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2021: The Year Stadia Died

View Nelson Schneider's Profile

By Nelson Schneider - 10/24/21 at 03:57 PM CT

It’s official: Google, the search giant that embodies the very concept of “Big Data,” has decided to ‘pivot’ their ill-conceived Cloud gaming service into a ‘backend’ service for other corporations that think they can sell Cloud gaming to end-users more effectively than Google could. Stadia, Google’s Cloud gaming consumer offering, only launched in 2019 (a year in which it earned a coveted(?) spot on the MeltedJoystick List of Fails), and even after a year of pandemic lockdowns and stay-at-home orders, nobody wanted to use it, causing the service to drastically undershoot Google’s sales and usage projections.

And you know what that means! Time to pull the plug! Of course, with Google’s track record of unceremoniously discontinuing products and services that don’t meet astronomical and arbitrary metrics, end-users have become savvy to the whole issue, causing Stadia’s failure to be something of a self-fulfilling prophecy: Users didn’t believe Google would support Stadia for more than a couple of years, which caused Google to stop supporting Stadia after a couple of years. Fun stuff!

The ‘pivot’ from a commercial product to a backend service comes 8 months after Google shut down its shiny new game development studio, SG&E, before said studio was able to actually develop even a single game. Thus between the beginning of 2021 and the present, it’s just been one long, slow slide into irrelevance for Stadia, with the project losing executives hand over fist, since, like the rats they so resemble, corporate executives know when to leave a sinking ship.

Personally, I’m not surprised in the slightest by Stadia’s failure as a consumer-facing product. The primary audience for gaming is still in the United States, and, as the pandemic showed us in stark relief, the United states still has abysmal Internet service penetration overall, with sizable portions of the continent unserved by any terrestrial ISP, forcing residents to subscribe to a satellite service or go without. Likewise, even when an area is served by a terrestrial ISP, systemic monopolies mean that residents have one choice, and that choice has no motivation to improve service or offer value. Ironically, Google itself was once a champion of spreading fiber-optic Internet all across its home nation before, as usual, the corporation got bored with the idea and stopped after a couple of years, leaving an Internet-starved nation with only a handful of cities powered by Google Fiber.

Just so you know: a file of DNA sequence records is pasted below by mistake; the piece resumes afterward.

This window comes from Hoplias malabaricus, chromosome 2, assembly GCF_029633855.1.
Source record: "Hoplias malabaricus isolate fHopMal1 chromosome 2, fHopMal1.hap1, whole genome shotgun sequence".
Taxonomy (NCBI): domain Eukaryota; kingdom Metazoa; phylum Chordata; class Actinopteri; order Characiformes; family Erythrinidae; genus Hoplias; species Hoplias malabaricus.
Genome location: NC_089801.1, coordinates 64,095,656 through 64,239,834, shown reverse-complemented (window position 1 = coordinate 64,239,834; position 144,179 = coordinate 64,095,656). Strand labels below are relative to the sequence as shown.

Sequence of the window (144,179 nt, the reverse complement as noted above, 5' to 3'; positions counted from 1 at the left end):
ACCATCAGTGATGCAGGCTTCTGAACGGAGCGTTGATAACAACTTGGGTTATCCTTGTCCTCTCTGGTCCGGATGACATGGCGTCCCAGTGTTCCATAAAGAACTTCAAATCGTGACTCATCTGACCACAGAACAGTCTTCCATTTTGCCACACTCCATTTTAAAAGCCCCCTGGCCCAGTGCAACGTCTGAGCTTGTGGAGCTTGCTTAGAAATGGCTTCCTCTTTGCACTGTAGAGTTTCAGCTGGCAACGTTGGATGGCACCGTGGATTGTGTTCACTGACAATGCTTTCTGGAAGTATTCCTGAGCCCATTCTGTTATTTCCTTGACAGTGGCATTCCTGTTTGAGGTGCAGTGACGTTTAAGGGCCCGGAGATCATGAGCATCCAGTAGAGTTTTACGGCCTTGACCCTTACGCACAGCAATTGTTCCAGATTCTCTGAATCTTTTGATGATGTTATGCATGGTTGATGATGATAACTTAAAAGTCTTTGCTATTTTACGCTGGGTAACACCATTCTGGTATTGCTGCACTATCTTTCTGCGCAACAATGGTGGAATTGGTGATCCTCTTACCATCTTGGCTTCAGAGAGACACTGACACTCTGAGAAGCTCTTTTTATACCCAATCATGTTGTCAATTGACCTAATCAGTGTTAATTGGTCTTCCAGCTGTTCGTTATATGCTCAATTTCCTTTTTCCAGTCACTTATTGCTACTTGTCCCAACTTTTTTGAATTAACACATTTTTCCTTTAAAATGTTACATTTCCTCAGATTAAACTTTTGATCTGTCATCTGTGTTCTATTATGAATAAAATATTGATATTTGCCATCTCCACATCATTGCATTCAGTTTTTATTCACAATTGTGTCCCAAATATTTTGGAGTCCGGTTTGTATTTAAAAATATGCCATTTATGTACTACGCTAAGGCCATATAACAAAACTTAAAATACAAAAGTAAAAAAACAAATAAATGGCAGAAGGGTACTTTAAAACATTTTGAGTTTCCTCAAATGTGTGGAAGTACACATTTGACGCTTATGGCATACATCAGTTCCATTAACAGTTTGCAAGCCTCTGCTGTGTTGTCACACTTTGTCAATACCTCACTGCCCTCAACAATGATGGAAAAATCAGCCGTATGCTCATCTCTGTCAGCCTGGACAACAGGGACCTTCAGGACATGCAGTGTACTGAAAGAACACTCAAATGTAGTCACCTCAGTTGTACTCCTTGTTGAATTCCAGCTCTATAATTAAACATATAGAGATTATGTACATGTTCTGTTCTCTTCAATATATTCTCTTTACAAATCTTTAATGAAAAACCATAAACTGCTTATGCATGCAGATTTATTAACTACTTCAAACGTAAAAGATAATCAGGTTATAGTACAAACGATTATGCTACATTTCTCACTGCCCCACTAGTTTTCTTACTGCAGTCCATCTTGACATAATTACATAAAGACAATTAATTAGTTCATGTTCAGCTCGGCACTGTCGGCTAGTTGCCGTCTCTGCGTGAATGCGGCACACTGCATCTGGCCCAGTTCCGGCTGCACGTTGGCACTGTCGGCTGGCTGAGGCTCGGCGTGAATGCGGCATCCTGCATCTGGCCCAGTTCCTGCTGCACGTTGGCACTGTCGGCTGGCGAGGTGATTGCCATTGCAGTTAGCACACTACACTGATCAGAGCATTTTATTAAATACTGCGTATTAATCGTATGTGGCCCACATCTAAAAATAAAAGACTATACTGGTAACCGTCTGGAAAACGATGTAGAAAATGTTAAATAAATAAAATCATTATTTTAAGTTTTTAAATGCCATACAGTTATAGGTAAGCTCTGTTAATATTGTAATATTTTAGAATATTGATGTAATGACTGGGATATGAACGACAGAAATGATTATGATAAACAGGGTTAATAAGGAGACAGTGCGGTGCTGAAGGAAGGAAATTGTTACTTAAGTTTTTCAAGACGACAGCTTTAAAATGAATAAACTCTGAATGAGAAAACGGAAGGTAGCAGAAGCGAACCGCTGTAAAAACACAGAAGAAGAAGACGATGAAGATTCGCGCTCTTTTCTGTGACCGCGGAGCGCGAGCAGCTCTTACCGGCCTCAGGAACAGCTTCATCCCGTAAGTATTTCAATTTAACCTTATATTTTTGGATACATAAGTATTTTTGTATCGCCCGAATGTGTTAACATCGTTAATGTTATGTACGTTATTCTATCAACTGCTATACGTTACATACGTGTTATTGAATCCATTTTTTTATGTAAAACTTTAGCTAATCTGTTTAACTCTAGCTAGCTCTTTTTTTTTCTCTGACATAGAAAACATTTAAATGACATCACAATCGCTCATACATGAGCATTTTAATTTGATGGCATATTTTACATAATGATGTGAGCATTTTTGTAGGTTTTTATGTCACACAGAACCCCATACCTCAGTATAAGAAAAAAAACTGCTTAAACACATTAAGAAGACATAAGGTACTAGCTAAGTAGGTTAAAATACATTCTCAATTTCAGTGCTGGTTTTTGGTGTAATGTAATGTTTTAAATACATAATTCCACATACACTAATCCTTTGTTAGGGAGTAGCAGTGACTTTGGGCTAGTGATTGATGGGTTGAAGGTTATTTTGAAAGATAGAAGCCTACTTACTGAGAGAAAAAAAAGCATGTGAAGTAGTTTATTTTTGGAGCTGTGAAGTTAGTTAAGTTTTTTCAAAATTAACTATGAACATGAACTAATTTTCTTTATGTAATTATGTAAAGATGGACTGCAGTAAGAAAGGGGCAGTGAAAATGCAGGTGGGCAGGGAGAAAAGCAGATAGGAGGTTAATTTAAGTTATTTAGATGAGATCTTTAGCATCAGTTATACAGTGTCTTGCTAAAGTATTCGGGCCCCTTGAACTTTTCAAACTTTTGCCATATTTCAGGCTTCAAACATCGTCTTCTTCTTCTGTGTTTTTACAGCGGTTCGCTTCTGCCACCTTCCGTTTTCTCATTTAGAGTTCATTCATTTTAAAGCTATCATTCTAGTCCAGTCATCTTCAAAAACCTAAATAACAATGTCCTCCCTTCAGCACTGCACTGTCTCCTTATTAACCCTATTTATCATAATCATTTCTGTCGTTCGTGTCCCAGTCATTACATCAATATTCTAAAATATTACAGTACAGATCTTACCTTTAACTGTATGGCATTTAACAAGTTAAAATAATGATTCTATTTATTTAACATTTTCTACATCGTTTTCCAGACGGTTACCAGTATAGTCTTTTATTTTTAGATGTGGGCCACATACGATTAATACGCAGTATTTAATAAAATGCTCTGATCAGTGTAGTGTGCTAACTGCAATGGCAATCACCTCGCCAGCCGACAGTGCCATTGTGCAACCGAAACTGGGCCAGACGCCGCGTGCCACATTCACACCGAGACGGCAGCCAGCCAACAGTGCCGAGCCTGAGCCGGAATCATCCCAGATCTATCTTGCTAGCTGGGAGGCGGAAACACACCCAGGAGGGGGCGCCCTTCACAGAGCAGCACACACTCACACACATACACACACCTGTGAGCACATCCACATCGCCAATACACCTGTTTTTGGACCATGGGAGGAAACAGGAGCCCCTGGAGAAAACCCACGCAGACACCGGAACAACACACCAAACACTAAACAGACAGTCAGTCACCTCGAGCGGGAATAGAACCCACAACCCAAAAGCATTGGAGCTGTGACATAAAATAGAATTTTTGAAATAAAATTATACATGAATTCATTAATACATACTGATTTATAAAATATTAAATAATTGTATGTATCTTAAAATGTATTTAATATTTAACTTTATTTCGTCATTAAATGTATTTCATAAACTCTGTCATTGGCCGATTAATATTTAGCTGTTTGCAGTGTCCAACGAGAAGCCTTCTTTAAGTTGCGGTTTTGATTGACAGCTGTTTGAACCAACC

Cloud gaming may eventually become a thing, but if you want to make such a huge paradigm-shifting change, you have lay the groundwork and do the heavy lifting first. Google thought it could use its status as Big Data to get everyone on board a bandwidth-hogging, consumer-rights-eroding Internet service without first ensuring that there’s high-bandwidth Internet available to enough foolish consumers to make the concept work. Is anyone, then, surprised that Stadia failed? And, if so, why?

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